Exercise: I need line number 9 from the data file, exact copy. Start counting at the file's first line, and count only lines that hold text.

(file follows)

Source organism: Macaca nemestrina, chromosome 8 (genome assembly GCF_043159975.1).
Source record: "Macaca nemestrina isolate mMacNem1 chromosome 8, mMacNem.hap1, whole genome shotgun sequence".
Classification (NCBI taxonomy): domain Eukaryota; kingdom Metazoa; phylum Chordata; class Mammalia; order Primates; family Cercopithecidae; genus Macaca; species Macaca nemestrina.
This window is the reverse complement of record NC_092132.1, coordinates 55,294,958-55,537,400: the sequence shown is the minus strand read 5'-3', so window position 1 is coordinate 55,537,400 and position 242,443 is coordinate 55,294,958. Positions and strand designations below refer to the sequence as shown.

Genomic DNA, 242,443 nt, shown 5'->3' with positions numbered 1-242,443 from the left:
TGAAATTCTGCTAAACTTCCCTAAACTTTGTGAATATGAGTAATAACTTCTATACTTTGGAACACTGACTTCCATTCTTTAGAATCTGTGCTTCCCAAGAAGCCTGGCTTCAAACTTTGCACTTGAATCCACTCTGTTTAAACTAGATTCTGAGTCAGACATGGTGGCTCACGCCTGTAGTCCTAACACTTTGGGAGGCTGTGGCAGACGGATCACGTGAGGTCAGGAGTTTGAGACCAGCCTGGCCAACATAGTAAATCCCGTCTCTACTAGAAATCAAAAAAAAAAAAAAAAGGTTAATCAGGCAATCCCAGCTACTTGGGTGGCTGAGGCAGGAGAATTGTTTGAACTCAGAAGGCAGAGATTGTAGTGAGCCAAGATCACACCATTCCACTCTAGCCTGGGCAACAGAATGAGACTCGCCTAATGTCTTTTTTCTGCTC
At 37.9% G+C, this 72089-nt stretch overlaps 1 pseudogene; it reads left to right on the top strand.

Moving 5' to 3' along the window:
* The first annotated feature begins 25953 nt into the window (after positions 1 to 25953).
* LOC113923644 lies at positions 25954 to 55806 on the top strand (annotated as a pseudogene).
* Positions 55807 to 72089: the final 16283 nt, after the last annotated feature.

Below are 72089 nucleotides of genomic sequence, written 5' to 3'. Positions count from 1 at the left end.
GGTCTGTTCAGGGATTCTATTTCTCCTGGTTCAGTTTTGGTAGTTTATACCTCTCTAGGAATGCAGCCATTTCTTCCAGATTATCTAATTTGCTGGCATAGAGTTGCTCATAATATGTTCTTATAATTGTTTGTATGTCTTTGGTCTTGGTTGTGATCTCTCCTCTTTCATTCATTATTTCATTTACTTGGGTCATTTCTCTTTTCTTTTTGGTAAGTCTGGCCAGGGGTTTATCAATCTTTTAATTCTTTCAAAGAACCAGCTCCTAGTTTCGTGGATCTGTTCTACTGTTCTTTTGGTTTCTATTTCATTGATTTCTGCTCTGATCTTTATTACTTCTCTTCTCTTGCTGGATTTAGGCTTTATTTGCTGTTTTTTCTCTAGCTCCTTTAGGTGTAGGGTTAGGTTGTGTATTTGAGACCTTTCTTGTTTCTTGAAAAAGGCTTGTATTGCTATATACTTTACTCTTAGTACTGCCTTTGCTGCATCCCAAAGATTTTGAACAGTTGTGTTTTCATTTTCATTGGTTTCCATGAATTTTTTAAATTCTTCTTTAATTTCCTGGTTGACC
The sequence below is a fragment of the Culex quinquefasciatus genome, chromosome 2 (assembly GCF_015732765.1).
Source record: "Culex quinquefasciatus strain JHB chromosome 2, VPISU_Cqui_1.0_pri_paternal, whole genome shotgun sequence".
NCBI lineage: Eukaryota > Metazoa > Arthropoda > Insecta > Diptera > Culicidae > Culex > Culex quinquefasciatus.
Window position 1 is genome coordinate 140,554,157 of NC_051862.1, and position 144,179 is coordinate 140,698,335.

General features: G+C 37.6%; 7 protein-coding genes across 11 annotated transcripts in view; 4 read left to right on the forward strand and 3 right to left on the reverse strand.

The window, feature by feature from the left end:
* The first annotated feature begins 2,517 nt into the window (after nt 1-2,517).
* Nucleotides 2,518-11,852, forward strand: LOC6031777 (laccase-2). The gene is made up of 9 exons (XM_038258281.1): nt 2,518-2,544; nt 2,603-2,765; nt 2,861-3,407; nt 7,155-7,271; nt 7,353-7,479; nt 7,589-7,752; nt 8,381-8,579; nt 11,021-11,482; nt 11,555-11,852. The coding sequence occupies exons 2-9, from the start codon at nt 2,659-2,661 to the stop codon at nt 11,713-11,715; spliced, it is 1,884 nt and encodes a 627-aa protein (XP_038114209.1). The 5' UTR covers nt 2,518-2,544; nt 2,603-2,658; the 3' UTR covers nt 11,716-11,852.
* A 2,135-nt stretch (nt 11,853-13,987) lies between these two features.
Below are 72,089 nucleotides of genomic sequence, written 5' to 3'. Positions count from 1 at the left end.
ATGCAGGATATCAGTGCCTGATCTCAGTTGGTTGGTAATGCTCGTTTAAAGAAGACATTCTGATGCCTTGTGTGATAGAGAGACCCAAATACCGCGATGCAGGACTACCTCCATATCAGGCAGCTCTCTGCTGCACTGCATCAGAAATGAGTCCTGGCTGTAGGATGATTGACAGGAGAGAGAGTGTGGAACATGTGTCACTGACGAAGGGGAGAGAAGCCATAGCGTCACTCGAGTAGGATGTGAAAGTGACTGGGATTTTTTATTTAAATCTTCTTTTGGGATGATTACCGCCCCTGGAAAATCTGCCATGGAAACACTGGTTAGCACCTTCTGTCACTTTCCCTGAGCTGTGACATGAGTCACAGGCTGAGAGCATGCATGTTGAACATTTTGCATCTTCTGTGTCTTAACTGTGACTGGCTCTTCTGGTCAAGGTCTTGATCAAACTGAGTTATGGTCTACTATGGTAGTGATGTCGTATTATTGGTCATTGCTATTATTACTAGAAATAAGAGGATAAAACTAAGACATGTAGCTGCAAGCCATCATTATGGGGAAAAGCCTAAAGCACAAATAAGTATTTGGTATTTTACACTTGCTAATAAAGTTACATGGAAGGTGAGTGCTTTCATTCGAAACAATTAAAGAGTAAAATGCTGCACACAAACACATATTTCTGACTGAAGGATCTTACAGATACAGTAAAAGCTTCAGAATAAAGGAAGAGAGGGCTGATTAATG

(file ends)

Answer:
* The first annotated feature begins 25953 nt into the window (after positions 1 to 25953).